Regret Is A Terrible Thing to Waste
December 5, 2022
Kevin Schulman, Founder, DonorVoice and DVCanvass
Are you less likely to do something again if you regret it?
Giving can produce regret and that regret makes me anticipate regret the next time I’m asked to give. And it’s that anticipated regret, caused by prior, experienced regret that makes me less likely to give again.
Habits cut both ways and we can make not giving a habit just as easily as giving.
That’s because regret isn’t baked into the cake. We unintentionally foster it with our appeals triggering the first gift, the giving experience itself and the post-giving one; anyone of which or a combination could foster that experienced regret.
Sell my name after I give and my inbox or mailbox floods with appeals from groups I’ve never heard of? Regret.
Make the giving experience hard. Regret.
We help all our clients collect feedback from donors after making an online donation to identify individual and global issues. This is the only way to know for sure if you’re leaving people psychologically satisfied and regret free.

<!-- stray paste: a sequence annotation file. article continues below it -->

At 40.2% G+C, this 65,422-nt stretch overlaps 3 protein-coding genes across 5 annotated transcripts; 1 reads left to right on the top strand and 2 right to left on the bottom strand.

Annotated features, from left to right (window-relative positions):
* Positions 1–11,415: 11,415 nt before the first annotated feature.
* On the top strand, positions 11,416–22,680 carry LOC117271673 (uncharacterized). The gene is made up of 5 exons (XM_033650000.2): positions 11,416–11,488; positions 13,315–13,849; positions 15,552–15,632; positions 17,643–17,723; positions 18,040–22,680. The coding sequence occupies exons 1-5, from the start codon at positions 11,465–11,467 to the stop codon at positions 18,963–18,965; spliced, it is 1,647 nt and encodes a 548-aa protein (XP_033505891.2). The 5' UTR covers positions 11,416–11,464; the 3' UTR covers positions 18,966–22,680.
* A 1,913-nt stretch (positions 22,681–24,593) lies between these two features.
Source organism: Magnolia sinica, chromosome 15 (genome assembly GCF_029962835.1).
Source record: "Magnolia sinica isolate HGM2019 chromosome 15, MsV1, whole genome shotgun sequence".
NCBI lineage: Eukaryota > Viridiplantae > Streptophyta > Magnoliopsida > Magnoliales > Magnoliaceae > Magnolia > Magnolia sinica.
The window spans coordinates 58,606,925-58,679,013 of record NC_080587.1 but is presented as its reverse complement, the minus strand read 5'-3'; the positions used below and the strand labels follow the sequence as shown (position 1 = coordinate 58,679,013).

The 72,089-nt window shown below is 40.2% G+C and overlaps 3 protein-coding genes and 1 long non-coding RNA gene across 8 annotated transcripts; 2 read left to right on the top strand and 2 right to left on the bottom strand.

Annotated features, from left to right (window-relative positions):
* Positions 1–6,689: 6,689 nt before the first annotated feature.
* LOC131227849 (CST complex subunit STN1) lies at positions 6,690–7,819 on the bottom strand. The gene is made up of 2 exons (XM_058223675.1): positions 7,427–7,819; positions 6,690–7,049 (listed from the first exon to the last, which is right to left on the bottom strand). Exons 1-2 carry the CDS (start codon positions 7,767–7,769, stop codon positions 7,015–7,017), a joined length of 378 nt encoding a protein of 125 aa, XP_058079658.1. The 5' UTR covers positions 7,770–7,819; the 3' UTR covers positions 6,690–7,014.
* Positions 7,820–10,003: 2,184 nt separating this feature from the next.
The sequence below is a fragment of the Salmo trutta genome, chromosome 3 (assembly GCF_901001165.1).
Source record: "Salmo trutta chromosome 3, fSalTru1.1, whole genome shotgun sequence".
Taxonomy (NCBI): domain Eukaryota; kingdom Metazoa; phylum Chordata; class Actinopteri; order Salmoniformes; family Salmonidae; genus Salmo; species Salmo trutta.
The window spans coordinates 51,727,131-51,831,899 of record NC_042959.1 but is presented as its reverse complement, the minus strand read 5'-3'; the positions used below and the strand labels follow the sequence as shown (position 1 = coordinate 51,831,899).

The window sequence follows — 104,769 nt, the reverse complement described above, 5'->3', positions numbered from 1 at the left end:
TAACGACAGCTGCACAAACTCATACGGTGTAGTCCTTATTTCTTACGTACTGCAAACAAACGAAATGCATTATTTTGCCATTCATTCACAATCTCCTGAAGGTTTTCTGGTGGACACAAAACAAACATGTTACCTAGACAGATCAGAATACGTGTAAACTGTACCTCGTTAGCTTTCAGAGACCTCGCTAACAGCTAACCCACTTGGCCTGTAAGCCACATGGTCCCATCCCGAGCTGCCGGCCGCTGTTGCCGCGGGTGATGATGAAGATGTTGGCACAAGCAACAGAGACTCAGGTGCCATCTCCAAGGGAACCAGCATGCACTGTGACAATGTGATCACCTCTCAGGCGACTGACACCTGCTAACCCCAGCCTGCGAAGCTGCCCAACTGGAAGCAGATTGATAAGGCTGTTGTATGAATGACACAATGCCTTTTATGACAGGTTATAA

You can increase the odds they aren’t by making sure your appeals aren’t creating a glidepath to post-giving regret.
This is best done by framing things as gains, not losses. It’s true people tend to place more value on not losing something that gaining that same something. But, that observation about human behavior isn’t answering the question we care about, which is what’s better – framing the message and need positively (gain) or negative ly (loss) for life-time value?
I know I can jack up response rate with guilt and premiums and sky is falling messaging. But what about 2nd gift conversion and lifetime giving?
One thing to avoid is regret if you care about that 2nd gift.
Experiments make clear that loss framing – if you don’t give lives will be lost – creates a glidepath to regretting the donation decision. Giving to help save lives is the positive, gain framing is a better alternative and it greatly reduces the chance of feeling regretful.